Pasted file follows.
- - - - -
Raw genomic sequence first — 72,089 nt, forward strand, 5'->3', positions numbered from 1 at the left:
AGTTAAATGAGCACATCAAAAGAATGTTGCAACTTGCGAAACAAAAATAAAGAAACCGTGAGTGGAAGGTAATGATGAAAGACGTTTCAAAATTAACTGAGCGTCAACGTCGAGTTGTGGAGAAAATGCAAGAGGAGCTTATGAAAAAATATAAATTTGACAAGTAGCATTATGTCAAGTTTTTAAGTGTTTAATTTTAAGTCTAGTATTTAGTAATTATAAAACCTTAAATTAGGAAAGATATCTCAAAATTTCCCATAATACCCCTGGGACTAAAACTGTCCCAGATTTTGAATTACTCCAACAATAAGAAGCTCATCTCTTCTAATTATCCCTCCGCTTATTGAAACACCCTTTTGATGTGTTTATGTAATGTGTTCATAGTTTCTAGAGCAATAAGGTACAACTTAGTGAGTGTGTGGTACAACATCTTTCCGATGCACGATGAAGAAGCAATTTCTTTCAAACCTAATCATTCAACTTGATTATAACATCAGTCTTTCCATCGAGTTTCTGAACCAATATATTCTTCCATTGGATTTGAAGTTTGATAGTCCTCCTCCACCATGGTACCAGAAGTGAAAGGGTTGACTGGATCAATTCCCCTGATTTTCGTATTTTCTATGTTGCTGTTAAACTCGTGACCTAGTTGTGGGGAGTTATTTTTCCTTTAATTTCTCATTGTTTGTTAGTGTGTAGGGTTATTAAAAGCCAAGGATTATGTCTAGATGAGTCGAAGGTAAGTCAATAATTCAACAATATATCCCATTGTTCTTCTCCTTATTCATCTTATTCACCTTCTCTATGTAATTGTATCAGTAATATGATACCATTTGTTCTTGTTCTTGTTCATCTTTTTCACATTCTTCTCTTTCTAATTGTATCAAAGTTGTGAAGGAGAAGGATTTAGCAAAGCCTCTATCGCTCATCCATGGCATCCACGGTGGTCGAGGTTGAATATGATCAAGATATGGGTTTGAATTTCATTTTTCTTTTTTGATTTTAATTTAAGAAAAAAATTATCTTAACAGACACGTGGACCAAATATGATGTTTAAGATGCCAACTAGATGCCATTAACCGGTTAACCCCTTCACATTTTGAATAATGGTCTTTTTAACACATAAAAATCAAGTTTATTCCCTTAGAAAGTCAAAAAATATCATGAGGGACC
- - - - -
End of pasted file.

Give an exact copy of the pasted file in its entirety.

Raw genomic sequence first — 72,089 nt, forward strand, 5'->3', positions numbered from 1 at the left:
AGTTAAATGAGCACATCAAAAGAATGTTGCAACTTGCGAAACAAAAATAAAGAAACCGTGAGTGGAAGGTAATGATGAAAGACGTTTCAAAATTAACTGAGCGTCAACGTCGAGTTGTGGAGAAAATGCAAGAGGAGCTTATGAAAAAATATAAATTTGACAAGTAGCATTATGTCAAGTTTTTAAGTGTTTAATTTTAAGTCTAGTATTTAGTAATTATAAAACCTTAAATTAGGAAAGATATCTCAAAATTTCCCATAATACCCCTGGGACTAAAACTGTCCCAGATTTTGAATTACTCCAACAATAAGAAGCTCATCTCTTCTAATTATCCCTCCGCTTATTGAAACACCCTTTTGATGTGTTTATGTAATGTGTTCATAGTTTCTAGAGCAATAAGGTACAACTTAGTGAGTGTGTGGTACAACATCTTTCCGATGCACGATGAAGAAGCAATTTCTTTCAAACCTAATCATTCAACTTGATTATAACATCAGTCTTTCCATCGAGTTTCTGAACCAATATATTCTTCCATTGGATTTGAAGTTTGATAGTCCTCCTCCACCATGGTACCAGAAGTGAAAGGGTTGACTGGATCAATTCCCCTGATTTTCGTATTTTCTATGTTGCTGTTAAACTCGTGACCTAGTTGTGGGGAGTTATTTTTCCTTTAATTTCTCATTGTTTGTTAGTGTGTAGGGTTATTAAAAGCCAAGGATTATGTCTAGATGAGTCGAAGGTAAGTCAATAATTCAACAATATATCCCATTGTTCTTCTCCTTATTCATCTTATTCACCTTCTCTATGTAATTGTATCAGTAATATGATACCATTTGTTCTTGTTCTTGTTCATCTTTTTCACATTCTTCTCTTTCTAATTGTATCAAAGTTGTGAAGGAGAAGGATTTAGCAAAGCCTCTATCGCTCATCCATGGCATCCACGGTGGTCGAGGTTGAATATGATCAAGATATGGGTTTGAATTTCATTTTTCTTTTTTGATTTTAATTTAAGAAAAAAATTATCTTAACAGACACGTGGACCAAATATGATGTTTAAGATGCCAACTAGATGCCATTAACCGGTTAACCCCTTCACATTTTGAATAATGGTCTTTTTAACACATAAAAATCAAGTTTATTCCCTTAGAAAGTCAAAAAATATCATGAGGGACC